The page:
In order to deal with interference, several multi-mode devices try reducing the output power levels for both the GSM and WLAN radios. But these measures can increase the cost and the size, and reduce the range. Increased front-end filtering improves selectivity at a price, and increasing the physical separation between the WLAN and GSM antennas reduces coupling but makes the device larger.

Some prior art multi-mode GSM/WLAN systems depend on non-simultaneous operation. The WLAN transmitter is turned off whenever the GSM radio is active. Whenever a GSM transmission interferes with the reception of a WLAN transmission, the WLAN subsystem waits for the WLAN access point to automatically retransmit the packet. What results is a need for some type of traffic management, or scheduling within the multi-mode solution. This scheduling is often implemented within the application software or top-level baseband protocol stacks. The result is a functional multi-mode solution, but only one mode is active at any one time. One chip maker has developed multi-mode intellectual property (IP) that implements the needed scheduling. GSM transmissions and receptions are synchronized with those of the collocated WLAN. A single radio chain can be used for a multi-mode solution. This allows for a simple architecture, and it reduces the overall time-averaged power consumption of the multi-mode handset.

To avoid desensitizing the GSM receiver, the IP schedules WLAN transmission for periods when GSM will not need the radio channel. The scheduling algorithms synchronize their access point transmissions to GSM radio activity. Such technology just about eliminates the interference between WLAN and GSM subsystems.

Quorom Systems (San Diego, Calif.) markets a single chip IC for multi-mode wireless (WiFi and GSM). The new technology provides wireless voice-over-IP (VoIP) connectivity and seamless voice roaming across WiFi and cellular networks. The Quorum Connection (QC) 2530 is an integrated radio frequency (RF) transceiver for both wireless local area network (WLAN) and Quad Band GSM cellular applications simultaneously. Handsets built around the QC2530 provide a seamless user experience across WiFi and cellular service. The technique can offload capacity in peak periods and in congested areas like airports and convention centers. It can extend the reach of cellular networks to homes and within office building using Voice-over-WLAN, and provide data services via WiFi hot-spots.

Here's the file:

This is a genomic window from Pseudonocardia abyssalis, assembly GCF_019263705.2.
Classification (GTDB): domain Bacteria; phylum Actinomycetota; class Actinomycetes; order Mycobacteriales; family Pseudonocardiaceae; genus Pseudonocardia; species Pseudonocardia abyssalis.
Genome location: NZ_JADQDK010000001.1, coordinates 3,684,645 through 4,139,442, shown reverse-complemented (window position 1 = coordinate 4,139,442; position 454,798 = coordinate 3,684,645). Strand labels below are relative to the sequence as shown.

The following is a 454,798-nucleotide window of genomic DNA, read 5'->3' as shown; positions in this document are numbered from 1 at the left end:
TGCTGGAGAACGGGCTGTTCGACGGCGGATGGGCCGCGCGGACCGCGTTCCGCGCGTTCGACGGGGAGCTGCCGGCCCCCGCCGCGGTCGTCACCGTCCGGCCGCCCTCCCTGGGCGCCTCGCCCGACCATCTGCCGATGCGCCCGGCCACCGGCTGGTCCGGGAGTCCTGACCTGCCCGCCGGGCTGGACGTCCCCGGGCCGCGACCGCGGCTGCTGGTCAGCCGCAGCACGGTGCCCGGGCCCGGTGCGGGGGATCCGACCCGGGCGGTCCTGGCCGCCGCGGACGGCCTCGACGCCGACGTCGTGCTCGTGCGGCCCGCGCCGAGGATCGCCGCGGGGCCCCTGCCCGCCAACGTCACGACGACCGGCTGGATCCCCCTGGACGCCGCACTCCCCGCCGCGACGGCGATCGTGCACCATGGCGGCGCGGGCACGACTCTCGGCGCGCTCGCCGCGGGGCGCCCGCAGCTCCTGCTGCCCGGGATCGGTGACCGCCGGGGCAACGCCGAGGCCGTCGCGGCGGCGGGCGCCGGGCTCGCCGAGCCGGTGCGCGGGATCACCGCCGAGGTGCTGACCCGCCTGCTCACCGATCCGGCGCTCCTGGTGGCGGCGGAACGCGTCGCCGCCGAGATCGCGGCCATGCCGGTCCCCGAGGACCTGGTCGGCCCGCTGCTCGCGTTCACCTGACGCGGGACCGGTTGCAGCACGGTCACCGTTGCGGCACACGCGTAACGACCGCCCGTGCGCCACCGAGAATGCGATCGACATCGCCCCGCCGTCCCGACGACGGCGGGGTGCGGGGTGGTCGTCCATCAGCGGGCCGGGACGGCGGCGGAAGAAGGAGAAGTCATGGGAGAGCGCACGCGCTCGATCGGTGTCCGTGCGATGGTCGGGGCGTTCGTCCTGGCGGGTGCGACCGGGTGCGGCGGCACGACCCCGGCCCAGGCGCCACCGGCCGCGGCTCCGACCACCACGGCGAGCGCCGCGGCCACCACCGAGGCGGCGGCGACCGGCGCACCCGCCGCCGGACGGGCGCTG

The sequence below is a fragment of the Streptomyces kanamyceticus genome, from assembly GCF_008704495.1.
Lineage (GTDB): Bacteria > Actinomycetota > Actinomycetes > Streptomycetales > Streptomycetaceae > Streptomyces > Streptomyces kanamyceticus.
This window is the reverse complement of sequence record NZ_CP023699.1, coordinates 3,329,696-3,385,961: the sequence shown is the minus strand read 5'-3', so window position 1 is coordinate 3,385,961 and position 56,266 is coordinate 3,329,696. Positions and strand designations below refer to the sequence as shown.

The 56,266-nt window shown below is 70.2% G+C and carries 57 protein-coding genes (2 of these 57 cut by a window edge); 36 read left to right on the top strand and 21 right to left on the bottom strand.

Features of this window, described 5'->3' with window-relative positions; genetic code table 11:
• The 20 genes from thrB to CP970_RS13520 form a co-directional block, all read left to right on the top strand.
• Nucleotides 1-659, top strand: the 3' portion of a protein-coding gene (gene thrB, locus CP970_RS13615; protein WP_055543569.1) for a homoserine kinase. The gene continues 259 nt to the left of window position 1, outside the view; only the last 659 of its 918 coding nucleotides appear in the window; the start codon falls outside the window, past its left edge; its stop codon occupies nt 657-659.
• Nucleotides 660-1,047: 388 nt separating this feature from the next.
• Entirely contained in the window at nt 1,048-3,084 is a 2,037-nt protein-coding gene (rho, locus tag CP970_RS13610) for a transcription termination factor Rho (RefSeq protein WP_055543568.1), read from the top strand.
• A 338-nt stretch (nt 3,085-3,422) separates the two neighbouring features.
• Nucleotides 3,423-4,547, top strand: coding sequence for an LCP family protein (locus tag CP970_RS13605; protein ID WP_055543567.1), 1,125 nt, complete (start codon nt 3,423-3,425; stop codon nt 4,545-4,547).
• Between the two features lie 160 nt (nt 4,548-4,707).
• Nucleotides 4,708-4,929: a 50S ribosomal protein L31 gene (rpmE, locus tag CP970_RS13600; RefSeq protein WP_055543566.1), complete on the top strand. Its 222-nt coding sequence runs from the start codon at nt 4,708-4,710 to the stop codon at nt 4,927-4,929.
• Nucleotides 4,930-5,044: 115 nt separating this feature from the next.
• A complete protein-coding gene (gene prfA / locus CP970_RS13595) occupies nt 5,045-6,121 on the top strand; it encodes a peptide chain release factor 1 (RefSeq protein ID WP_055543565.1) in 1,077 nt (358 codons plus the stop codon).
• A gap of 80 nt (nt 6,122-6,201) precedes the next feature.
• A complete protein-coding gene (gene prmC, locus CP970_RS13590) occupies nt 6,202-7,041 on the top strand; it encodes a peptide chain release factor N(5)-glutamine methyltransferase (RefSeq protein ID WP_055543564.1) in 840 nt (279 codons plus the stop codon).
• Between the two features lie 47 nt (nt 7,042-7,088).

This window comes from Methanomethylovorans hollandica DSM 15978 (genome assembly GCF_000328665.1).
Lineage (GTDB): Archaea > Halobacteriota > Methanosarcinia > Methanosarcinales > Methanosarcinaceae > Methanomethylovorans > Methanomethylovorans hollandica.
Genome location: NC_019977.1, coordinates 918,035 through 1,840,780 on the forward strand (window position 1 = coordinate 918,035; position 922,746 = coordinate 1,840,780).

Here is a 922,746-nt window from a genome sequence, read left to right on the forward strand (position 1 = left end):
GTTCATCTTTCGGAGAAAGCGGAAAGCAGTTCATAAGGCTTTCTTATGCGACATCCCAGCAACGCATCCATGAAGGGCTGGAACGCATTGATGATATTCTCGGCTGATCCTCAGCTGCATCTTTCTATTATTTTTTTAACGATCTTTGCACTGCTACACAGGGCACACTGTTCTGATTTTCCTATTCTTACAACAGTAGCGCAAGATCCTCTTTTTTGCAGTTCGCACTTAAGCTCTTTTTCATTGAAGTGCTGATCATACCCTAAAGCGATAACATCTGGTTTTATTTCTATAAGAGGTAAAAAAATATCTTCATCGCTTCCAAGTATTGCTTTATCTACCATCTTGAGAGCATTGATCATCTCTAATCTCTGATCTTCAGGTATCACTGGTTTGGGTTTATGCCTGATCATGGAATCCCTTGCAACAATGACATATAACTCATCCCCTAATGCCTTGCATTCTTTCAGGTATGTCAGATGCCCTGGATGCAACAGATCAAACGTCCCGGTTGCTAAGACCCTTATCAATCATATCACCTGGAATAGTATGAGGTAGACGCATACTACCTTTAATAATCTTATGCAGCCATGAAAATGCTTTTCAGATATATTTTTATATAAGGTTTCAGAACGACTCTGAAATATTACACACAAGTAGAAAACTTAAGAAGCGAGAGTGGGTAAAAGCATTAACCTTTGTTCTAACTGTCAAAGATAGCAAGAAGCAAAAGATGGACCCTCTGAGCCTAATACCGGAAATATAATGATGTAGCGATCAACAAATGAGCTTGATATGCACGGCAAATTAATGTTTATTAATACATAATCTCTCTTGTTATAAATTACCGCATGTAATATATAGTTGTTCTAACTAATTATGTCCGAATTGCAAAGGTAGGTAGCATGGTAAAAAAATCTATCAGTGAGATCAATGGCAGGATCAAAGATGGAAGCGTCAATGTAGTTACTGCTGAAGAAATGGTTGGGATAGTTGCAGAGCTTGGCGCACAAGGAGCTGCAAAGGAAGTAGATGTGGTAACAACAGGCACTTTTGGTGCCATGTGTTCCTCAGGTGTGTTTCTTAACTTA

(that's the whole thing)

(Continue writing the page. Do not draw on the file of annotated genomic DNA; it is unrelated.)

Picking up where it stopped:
Briefly, a multi-mode WLAN-GSM communications device embodiment of the present invention comprises a WLAN transmitter that stalls its transmit data and depowers its radio transmitter whenever a collocated GSM receiver signals it needs to receive a GSM base-station transmission. If a collocated Bluetooth device is also included, the Bluetooth receiver can also signal the WLAN transmitter to be quiet during selected timeslots.

An advantage of the present invention is a dual-mode handset is provided that does not need an expensive filter to reject WLAN transmissions from the collocated GSM receiver.

A further advantage of the present invention is a dual-mode handset is provided that can be made smaller because bulky filters have been eliminated.

A still further advantage of the present invention is that a method is provided that can be used to improve GSM receiver sensitivity in dual-mode GSM and WLAN devices.

The above and still further objects, features, and advantages of the present invention will become apparent upon consideration of the following detailed description of specific embodiments thereof, especially when taken in conjunction with the accompanying drawings.

FIG. 1 is a functional block diagram of a dual-mode handset system embodiment of the present invention and a supporting cellular radio access network and unlicensed mobile access network;

FIG. 2 is a timing diagram showing the relationships between GSM timeslots and a WLAN-TX enable signal used to quiet the WLAN transmitter whenever the GSM receiver needs to listen to a local base-station transmission;

FIG. 3 is a functional block diagram of a multi-mode handset system embodiment of the present invention, and shows the GSM Layer-1 radio link control generation of a request to stall and quiet WLAN transmissions during particular timeslots; and

FIG. 4 is a flowchart diagram of a method embodiment of the present invention for eliminating an expensive filter between a WLAN transmitter and a collocated GSM receiver by allowing a GSM radio link control to stall and quiet WLAN transmissions during particular GSM receiver timeslots.